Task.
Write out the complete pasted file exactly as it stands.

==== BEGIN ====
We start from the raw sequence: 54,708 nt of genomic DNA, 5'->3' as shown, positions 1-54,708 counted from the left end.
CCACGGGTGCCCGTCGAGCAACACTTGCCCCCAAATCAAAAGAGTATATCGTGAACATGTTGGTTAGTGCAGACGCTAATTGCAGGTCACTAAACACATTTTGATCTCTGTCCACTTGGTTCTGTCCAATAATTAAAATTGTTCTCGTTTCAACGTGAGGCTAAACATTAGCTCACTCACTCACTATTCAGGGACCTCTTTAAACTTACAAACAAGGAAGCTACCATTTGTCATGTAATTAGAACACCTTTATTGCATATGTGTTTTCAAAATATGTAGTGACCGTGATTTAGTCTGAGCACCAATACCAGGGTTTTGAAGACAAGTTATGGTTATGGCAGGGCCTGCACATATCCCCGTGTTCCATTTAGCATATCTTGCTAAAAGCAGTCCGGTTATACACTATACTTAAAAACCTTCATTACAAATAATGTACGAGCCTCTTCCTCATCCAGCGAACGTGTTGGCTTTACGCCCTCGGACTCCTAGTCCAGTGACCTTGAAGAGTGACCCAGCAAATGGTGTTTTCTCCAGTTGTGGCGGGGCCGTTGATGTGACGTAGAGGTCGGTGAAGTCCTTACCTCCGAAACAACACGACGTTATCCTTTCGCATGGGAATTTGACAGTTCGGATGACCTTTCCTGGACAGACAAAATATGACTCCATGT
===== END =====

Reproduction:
We start from the raw sequence: 54,708 nt of genomic DNA, 5'->3' as shown, positions 1-54,708 counted from the left end.
CCACGGGTGCCCGTCGAGCAACACTTGCCCCCAAATCAAAAGAGTATATCGTGAACATGTTGGTTAGTGCAGACGCTAATTGCAGGTCACTAAACACATTTTGATCTCTGTCCACTTGGTTCTGTCCAATAATTAAAATTGTTCTCGTTTCAACGTGAGGCTAAACATTAGCTCACTCACTCACTATTCAGGGACCTCTTTAAACTTACAAACAAGGAAGCTACCATTTGTCATGTAATTAGAACACCTTTATTGCATATGTGTTTTCAAAATATGTAGTGACCGTGATTTAGTCTGAGCACCAATACCAGGGTTTTGAAGACAAGTTATGGTTATGGCAGGGCCTGCACATATCCCCGTGTTCCATTTAGCATATCTTGCTAAAAGCAGTCCGGTTATACACTATACTTAAAAACCTTCATTACAAATAATGTACGAGCCTCTTCCTCATCCAGCGAACGTGTTGGCTTTACGCCCTCGGACTCCTAGTCCAGTGACCTTGAAGAGTGACCCAGCAAATGGTGTTTTCTCCAGTTGTGGCGGGGCCGTTGATGTGACGTAGAGGTCGGTGAAGTCCTTACCTCCGAAACAACACGACGTTATCCTTTCGCATGGGAATTTGACAGTTCGGATGACCTTTCCTGGACAGACAAAATATGACTCCATGT